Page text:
Uzbekistan has removed thousands of its citizens from blacklists containing names of people accused of extremism. Since 2017, Uzbekistan has rehabilitated or cleared the names of more than 18,000 citizens, providing thousands with jobs and credits to open businesses. Many were readmitted into society after government officials interviewed clergy, citizens groups, relatives and neighbors and determined they posed little threat.
“If we do not show generosity to these people … and not give them a helping hand, they will remain pariahs of the society,” Uzbek President Shavkat Mirziyoyev said.
The country stressed the importance of rehabilitating not only militants, but also their families. Children of suspected extremists were provided with opportunities in the arts, sciences and sports.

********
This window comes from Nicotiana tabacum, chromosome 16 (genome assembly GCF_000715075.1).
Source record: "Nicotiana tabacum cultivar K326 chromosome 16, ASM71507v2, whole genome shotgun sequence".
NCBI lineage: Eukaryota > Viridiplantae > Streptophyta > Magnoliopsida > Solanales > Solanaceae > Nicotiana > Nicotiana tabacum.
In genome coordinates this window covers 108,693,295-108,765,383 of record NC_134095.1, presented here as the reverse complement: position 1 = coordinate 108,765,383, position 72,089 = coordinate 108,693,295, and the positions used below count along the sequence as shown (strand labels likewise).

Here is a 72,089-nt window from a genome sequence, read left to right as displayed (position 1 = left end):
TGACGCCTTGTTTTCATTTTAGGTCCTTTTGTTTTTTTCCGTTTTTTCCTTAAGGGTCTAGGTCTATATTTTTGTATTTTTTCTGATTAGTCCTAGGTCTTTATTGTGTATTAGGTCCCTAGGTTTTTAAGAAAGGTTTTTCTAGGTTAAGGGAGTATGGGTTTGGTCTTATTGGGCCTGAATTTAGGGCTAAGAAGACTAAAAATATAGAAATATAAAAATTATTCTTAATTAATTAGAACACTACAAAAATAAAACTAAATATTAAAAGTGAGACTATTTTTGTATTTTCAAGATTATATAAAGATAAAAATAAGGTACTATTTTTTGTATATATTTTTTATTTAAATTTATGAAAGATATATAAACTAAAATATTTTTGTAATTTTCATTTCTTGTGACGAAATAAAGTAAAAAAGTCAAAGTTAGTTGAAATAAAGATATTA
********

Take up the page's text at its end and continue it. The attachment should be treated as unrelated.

“If militants and their families are not given a chance to be rehabilitated, they will have nothing left but to join extremist groups in other countries, for example, in Afghanistan,” Uzbek political scientist Umed Asatullayev noted.
In early 2018, Uzbekistan approved a program that emphasizes security, interethnic harmony and religious tolerance. The program includes a policy to engage Uzbek expatriates living and working abroad to lessen the appeal of extremists who prey on them.